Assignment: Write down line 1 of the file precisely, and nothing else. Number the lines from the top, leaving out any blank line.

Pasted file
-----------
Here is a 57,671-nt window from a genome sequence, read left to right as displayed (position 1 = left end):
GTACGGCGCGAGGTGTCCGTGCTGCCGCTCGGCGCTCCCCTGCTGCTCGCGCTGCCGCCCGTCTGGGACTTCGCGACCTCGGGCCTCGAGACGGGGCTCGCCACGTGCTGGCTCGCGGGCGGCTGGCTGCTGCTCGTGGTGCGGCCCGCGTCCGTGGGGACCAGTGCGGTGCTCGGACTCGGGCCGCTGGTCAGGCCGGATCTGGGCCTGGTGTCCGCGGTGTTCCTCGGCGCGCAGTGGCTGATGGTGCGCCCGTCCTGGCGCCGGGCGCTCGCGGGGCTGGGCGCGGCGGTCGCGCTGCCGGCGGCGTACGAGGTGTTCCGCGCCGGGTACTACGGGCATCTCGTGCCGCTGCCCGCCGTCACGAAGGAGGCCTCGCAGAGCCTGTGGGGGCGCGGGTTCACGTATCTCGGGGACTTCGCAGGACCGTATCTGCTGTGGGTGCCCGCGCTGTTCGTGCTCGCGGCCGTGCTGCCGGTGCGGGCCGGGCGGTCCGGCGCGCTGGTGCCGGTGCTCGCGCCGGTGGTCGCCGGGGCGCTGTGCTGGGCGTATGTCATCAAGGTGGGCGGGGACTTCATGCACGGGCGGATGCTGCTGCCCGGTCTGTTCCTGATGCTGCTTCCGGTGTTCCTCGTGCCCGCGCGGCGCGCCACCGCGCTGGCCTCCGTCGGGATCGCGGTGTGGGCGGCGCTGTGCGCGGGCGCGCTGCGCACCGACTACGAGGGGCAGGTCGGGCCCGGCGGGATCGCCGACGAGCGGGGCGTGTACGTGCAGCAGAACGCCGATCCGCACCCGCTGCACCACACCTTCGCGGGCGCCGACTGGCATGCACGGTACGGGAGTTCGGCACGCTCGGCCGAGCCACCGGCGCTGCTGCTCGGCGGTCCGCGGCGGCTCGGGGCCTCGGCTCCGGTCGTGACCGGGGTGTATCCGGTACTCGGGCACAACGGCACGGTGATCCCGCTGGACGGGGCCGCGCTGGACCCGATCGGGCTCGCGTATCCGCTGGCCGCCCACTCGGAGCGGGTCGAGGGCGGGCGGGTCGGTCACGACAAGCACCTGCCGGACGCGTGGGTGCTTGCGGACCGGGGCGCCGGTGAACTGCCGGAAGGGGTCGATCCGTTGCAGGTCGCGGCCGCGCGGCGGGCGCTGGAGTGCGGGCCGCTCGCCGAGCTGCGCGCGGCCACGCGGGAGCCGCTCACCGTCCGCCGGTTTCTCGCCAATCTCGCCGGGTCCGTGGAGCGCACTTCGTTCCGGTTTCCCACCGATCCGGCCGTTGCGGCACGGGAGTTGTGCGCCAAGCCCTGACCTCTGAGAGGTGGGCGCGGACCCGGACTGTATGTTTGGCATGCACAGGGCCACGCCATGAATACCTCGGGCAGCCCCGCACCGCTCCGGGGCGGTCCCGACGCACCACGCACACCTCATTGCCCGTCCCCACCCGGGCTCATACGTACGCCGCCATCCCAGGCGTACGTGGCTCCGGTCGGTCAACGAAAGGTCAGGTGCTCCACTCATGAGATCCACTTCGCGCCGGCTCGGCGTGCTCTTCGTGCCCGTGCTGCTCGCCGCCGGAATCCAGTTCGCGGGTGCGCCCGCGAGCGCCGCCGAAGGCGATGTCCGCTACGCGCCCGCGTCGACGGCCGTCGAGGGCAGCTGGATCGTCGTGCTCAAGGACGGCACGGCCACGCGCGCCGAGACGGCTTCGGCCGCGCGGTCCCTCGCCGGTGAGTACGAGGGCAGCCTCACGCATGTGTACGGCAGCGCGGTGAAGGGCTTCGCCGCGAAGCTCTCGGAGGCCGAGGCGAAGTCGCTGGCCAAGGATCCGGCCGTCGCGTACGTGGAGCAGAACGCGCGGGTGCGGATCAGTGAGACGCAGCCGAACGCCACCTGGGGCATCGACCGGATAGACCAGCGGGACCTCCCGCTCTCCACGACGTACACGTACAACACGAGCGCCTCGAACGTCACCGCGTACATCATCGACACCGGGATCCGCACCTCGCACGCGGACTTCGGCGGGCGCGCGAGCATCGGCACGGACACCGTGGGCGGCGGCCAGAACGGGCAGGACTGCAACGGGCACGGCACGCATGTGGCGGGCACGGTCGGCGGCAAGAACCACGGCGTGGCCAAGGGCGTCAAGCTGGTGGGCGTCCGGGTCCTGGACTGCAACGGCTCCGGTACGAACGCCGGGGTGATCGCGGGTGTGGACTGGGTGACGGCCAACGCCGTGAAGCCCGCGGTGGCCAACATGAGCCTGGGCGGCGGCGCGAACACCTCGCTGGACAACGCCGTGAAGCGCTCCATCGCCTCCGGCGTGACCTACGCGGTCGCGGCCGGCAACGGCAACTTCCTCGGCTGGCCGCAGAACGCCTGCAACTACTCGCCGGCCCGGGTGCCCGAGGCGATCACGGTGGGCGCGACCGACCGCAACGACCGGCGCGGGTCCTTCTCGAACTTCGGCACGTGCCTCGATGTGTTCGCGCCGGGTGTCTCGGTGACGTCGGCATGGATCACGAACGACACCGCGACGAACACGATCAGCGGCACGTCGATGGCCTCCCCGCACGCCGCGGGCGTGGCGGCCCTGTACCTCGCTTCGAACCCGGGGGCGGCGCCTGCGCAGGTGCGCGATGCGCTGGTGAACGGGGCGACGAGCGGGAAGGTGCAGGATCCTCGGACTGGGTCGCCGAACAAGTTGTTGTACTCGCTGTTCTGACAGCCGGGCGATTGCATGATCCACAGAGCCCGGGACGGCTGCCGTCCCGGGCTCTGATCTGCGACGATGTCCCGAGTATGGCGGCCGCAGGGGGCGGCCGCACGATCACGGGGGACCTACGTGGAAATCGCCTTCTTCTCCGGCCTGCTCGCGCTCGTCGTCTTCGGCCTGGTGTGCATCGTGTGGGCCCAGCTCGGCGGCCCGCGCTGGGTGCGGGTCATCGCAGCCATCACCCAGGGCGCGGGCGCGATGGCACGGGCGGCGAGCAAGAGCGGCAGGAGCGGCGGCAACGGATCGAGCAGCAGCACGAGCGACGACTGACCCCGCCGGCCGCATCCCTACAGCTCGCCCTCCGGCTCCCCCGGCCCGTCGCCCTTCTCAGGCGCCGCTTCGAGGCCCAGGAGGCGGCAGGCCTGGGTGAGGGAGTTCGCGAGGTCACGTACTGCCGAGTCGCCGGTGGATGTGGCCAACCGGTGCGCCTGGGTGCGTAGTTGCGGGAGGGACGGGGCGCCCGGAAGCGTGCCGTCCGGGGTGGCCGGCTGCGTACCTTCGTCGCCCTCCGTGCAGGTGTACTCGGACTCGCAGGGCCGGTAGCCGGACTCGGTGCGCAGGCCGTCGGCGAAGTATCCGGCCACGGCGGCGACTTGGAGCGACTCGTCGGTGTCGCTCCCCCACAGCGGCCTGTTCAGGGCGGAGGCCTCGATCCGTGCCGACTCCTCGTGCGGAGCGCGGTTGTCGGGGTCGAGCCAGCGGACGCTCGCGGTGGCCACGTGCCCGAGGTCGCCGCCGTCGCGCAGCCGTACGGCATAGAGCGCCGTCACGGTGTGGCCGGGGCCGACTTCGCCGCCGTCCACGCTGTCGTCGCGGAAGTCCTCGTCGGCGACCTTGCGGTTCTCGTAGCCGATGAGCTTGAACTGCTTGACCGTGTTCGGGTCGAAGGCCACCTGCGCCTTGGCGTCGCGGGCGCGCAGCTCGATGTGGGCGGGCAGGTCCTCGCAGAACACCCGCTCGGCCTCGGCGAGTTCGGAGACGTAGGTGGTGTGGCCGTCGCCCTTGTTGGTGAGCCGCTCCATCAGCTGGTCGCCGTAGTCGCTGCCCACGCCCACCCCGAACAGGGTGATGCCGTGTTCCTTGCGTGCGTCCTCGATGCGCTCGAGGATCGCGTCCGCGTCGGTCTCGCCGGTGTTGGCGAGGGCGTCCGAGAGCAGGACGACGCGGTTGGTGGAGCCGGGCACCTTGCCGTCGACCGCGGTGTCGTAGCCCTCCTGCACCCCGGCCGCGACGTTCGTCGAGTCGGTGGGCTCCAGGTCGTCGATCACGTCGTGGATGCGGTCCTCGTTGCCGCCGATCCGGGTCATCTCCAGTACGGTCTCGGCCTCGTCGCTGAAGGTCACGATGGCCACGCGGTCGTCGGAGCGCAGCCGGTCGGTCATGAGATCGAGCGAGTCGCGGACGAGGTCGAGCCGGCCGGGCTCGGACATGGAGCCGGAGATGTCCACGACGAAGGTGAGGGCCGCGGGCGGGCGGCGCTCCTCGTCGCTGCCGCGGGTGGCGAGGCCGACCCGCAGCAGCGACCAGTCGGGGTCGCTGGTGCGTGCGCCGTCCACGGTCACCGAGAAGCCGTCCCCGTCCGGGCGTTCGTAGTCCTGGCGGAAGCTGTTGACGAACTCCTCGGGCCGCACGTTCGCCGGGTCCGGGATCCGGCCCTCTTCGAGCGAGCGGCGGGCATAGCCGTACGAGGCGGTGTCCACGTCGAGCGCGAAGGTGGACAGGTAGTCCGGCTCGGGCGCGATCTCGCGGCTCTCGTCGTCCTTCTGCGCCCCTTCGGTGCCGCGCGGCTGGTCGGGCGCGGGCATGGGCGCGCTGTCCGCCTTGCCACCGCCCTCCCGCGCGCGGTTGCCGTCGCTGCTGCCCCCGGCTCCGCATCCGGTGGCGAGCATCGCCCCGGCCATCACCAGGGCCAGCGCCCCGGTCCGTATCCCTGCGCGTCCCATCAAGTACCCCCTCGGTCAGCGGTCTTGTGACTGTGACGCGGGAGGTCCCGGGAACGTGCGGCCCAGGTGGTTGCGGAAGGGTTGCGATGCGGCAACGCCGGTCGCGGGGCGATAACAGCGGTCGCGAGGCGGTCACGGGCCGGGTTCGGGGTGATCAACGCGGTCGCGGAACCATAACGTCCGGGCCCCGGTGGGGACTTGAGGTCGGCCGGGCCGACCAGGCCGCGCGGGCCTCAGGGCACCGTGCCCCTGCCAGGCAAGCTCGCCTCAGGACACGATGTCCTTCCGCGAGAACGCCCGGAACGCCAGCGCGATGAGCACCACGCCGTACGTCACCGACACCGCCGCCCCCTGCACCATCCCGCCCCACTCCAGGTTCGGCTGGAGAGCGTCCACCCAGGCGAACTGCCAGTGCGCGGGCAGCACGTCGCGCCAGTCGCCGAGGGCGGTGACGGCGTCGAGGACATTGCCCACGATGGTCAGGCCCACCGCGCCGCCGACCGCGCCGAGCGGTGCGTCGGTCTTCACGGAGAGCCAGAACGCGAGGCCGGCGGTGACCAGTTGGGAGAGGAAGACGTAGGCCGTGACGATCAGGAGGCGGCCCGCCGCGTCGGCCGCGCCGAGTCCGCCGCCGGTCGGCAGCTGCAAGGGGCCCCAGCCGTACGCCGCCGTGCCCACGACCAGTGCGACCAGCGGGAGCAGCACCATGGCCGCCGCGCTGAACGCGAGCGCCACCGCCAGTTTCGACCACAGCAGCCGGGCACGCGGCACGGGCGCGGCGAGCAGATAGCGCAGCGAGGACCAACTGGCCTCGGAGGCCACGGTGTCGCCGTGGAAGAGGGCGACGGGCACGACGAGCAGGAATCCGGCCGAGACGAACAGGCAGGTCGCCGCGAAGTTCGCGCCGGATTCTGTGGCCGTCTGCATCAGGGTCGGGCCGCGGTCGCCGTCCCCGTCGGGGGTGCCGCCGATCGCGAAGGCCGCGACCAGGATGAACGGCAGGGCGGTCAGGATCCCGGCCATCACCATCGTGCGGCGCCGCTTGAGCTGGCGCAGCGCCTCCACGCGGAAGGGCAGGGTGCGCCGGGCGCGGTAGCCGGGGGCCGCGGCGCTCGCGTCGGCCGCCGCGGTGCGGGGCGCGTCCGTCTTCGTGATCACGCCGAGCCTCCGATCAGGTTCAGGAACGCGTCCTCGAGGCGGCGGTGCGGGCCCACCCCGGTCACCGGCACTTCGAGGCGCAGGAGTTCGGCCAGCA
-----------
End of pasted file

Here is a 57,671-nt window from a genome sequence, read left to right as displayed (position 1 = left end):